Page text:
The recollections of the Father of The Holy Ghost Train
by Brother Jonno My teenage salvation came with discovering early pirate radio music, it was like the cavalry arriving just in the nick of time.
I can tell you it arrived in time to save me from the mundanity of my day to day teenage life.
Listening to pirate radio was like the grey skies had suddenly turned to an azure blue.
I was hearing things that I was NEVER going to hear on what was then called 'The BBC Light Program'
Let me explain what a misnomer that name was because 'light' wasn't even the half of it.
Try to imagine listening to middle aged crooners like Bing Crosby or Perry Como and insufferable Big Band music assaulting your ear drums daily.
This is what conventional radio had to offer the youth of this era, like some awful punishment meted out for an as yet unknown crime.
The BBC represented the 'establishment' they also had a monopoly on radio broadcasting, so quite naturally pirate radio had a magnetic appeal to most of my generation.
Of course my parents loved the good old white bread BBC radio 'Light Program' so in turn of course I HATED it, I mean literally hated it with a passion!! Pirate radio felt so revolutionary and dangerously empowering by comparison to the BBC Light Program of the day.
Having already heard glimpses of a new music language that my uncle who worked in the Docks of East London had introduced me to on plate thick shellac's, believe me when I tell you I was ready.
It was like finally learning to read, see, and hear again from scratch, sweeping away all that came before it.
Rock and Roll unfettered, untamed, not elderly blokes with kiss curls like Bill Haley but real rock and roll.
This was not the simpering gelatinous crap of 'Vegas Elvis' I'm talking about Sun Records 'Hillbilly Kat' era Elvis...
A dangerous Elvis and I'd already heard Eddie Cochran and Gene Vincent on record too.
The God fearing folks of the southern states of America called it 'The Devil's music' it scared the living piss out of them.
I first heard the Beatles played on pirate radio and the early Rolling Stones too and the first incarnation of what would become Tamla Motown.
This was our 'British version' of the 'Devil's music.
Like most kids of my vintage, in this era I didn't really know much of what Black Music was, so this was a ground zero music moment in my young life. I want this, no I really NEED this.
Boy I was so hungry to devour what life had in store for me, my life, any life, I was literally starving, I wanted to devour it whole in one giant bite, then gorge on more.
So here I was with a tiny portable transistor radio, tuned in or out to one of the pirate stations, fuelled by batteries that would last a day at best. This would require me to regularly steal batteries from my local Woolworths department store in order to ensure my new addiction could be properly satisfied.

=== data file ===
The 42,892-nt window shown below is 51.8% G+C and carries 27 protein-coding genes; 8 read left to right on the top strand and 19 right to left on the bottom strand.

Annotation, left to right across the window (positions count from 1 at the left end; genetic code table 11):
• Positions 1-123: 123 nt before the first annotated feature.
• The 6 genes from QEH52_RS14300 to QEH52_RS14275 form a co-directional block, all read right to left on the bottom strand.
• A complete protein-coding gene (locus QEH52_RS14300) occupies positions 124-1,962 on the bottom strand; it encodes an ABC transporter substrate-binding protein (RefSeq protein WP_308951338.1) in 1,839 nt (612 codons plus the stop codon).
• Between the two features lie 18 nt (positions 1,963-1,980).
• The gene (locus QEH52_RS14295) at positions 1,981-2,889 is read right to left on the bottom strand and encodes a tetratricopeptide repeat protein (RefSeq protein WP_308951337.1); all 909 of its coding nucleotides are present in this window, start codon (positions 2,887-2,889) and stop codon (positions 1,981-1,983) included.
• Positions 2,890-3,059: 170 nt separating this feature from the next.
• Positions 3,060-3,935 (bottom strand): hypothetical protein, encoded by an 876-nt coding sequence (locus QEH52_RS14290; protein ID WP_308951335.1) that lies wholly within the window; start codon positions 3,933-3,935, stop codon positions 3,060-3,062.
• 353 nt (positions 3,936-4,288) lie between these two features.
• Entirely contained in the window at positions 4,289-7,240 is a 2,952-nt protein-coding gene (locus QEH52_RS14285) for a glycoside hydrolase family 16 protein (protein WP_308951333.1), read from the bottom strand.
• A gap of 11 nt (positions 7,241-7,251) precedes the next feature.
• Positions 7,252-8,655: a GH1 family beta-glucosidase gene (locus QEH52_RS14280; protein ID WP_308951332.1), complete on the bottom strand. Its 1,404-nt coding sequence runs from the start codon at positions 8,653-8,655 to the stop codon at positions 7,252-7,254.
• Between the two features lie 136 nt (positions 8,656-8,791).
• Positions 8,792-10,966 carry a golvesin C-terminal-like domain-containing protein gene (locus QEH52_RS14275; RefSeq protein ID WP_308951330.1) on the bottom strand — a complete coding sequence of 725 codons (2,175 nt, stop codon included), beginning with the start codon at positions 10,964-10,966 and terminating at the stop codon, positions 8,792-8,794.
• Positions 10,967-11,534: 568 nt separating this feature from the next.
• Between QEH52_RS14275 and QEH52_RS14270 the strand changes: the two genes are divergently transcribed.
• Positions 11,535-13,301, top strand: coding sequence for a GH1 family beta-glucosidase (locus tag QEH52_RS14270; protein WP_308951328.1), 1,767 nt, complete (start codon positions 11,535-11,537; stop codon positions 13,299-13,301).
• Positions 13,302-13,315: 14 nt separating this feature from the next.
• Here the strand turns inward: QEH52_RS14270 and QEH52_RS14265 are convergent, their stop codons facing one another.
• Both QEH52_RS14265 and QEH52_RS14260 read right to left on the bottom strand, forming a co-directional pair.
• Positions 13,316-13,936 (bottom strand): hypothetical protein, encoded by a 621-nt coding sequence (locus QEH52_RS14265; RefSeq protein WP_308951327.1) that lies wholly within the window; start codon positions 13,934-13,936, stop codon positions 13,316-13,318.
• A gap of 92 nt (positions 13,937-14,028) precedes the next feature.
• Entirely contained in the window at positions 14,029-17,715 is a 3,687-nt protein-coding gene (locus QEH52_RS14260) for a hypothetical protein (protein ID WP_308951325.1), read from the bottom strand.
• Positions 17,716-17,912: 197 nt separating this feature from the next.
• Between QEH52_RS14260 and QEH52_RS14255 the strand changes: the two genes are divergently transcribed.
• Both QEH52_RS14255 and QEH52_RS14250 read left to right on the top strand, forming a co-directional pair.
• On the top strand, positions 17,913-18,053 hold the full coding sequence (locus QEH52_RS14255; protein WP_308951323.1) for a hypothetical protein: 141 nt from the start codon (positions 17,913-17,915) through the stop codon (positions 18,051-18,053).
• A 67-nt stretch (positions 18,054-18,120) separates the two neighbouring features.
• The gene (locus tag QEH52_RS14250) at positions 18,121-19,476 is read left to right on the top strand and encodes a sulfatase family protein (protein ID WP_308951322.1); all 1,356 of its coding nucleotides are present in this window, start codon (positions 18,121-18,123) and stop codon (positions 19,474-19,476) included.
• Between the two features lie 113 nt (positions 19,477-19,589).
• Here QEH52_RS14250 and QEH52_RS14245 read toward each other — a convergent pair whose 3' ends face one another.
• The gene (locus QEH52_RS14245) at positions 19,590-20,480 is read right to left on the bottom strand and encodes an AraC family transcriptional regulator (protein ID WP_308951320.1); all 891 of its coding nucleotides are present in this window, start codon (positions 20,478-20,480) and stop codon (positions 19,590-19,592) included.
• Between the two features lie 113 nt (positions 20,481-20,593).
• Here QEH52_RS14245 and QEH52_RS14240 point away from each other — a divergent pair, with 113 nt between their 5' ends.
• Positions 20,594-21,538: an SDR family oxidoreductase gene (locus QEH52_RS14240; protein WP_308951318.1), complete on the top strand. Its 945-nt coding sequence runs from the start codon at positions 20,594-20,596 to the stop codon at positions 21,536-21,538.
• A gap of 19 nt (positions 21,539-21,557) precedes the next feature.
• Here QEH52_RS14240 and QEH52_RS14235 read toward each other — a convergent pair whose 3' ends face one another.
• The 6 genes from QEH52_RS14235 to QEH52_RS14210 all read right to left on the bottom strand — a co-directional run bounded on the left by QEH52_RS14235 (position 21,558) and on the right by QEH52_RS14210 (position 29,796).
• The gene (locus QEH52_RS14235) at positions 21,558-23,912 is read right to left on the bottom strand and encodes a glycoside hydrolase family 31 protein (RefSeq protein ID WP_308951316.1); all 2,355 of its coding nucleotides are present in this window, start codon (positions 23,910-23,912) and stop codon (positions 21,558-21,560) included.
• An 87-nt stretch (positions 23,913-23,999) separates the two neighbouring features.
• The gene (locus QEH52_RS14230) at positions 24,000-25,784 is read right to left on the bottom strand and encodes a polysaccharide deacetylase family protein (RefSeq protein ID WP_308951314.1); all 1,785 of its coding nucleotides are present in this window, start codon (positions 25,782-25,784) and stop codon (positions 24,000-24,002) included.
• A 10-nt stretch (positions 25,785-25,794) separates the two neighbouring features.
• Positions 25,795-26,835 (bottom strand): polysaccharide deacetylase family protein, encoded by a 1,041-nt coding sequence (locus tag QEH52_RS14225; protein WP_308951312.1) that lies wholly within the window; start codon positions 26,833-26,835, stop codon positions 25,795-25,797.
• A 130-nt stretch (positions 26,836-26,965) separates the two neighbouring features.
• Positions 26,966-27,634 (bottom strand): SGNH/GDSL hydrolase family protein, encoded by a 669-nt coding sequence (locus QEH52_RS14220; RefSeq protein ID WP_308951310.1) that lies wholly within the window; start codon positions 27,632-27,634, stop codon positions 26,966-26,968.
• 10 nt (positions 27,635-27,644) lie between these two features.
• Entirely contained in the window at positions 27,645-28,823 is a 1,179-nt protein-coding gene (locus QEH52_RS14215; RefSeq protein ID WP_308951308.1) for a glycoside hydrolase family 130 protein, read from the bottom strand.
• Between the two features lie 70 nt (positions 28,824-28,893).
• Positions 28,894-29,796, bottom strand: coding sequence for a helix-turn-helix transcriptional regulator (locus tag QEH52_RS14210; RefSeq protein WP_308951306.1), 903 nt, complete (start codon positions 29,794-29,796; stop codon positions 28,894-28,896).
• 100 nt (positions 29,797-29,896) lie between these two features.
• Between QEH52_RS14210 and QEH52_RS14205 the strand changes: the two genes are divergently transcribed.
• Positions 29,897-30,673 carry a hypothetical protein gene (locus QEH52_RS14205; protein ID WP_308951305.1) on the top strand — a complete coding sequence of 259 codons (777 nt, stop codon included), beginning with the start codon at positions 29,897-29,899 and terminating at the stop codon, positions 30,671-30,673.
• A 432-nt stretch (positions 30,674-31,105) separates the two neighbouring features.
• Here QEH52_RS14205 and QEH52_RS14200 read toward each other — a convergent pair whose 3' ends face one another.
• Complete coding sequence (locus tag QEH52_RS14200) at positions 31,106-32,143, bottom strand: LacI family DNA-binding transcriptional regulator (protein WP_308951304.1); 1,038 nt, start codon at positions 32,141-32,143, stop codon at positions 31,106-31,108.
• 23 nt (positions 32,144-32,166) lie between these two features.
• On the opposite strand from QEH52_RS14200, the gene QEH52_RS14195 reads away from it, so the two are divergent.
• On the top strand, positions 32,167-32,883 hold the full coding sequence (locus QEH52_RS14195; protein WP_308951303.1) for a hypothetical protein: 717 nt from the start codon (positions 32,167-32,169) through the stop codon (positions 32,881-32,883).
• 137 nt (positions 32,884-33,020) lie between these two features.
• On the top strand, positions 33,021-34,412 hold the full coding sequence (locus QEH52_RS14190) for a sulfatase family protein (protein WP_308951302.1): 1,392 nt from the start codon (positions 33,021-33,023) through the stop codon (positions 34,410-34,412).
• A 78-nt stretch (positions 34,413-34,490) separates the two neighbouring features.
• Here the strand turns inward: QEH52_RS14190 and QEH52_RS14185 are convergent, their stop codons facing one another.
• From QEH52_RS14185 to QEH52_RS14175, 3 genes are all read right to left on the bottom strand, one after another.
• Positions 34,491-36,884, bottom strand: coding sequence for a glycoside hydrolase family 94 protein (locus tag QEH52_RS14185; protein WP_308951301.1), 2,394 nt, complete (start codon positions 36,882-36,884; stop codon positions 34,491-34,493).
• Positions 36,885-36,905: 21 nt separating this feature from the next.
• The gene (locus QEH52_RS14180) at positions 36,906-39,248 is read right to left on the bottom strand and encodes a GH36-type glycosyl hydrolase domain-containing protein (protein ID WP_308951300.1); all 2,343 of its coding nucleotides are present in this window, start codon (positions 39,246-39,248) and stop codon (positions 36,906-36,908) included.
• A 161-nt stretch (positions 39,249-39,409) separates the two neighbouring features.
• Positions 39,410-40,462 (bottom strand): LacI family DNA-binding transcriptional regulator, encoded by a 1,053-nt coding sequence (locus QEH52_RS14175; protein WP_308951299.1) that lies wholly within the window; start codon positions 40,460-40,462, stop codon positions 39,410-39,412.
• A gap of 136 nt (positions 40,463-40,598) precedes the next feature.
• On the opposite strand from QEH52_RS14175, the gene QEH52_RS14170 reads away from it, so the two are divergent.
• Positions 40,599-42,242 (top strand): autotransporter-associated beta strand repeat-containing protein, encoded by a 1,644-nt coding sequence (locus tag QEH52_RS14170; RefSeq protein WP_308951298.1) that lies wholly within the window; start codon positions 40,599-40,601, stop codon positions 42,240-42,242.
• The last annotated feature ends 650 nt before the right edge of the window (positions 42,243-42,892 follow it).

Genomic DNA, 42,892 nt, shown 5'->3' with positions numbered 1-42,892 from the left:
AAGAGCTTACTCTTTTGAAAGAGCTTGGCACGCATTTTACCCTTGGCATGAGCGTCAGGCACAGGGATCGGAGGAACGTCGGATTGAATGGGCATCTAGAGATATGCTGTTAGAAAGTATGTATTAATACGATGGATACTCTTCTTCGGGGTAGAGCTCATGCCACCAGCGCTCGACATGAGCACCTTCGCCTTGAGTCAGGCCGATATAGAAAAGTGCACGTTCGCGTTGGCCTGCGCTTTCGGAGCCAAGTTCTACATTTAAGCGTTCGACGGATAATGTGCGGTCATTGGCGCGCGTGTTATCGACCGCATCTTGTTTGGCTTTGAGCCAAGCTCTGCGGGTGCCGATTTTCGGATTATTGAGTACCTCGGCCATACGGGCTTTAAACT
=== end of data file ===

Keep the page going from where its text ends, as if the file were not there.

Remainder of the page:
No long life batteries had been invented back then, that came much much later on.
Radio Luxembourg was my first meaningful introduction to Pirate radio followed shortly after by Radio Caroline and then The Big L (Radio London) The Big L would go on to become my special favourite because it was named after my home town.
Radio Caroline and the other 'Pirates' all broadcast from the North Sea offshore of the south east coast of England.
Luxembourg had a really terrible radio reception and the volume would drop out to almost silent after a minute or two.
Most of the tunes were about 3 minutes long so this was always a labour of love.
You would have to continually retune the station, it was like chasing a drug buzz, it was probably my first ever real drug of choice.
I often quote this time in my teens as being like "Living in a cultural poly-pharmacy" this isn't over stating things at all.
The DJ's of pirate radio were irreverent and sounded larger than life to us, my favourite would have to "The Royal Ruler" Tony Prince of Radio Luxembourg. I would unhesitatingly cite his influence for igniting my ears and my mind to a new way of thinking about what music really meant to me.
He was the man who introduced me to Tamla Motown and through his stewardship of the airways to the Friday teatime music TV show Ready Steady Go.
The weekend always started with Ready Steady Go, without doubt pirate radio was responsible for RSG doing a 'Tamla Special' presented by the people's princess Dusty Springfield.
I remember my late sister and I watching that TV Tamla Special at a friend of hers house, we didn't own a TV set that was a luxury my folks couldn't afford.
Finally I could put faces to names, Marvin Gaye, Little Stevie Wonder, the girl groups, it was a joy that made me grin from ear to ear.
As a young teenager it's hard to overstate the alienation of youth from the conventional wisdoms of adult society, this hasn't changed from that day to this.
I viewed the old conventions as belonging to my parents and grandparents generation, here was a brand new world gleaming before my eyes like polished silver.
Ultimately the corporate loving BBC corporation used the 'Marine Broadcasting Act of 1967' to hole the pirate radio fleet below the belt, and below the waterline.
Spare a thought for the true pioneers while you consume your ten thousand internet radio station options.
The pirates gave you what you take for granted today.
What I find so interesting now is that a lot of the young people that come to my club nights will often tell me how they too had rejected the conventions imposed on them by their peers.
They tell me they don't want to be a 'consumer' they want a much deeper connection with music than that.
To summarise I'd would just say this...
Please be passionate about music, it's as primal as ancient mankind, it's the shamanic equivalent of cave paintings.
It's not about life or death it's so much more important than that.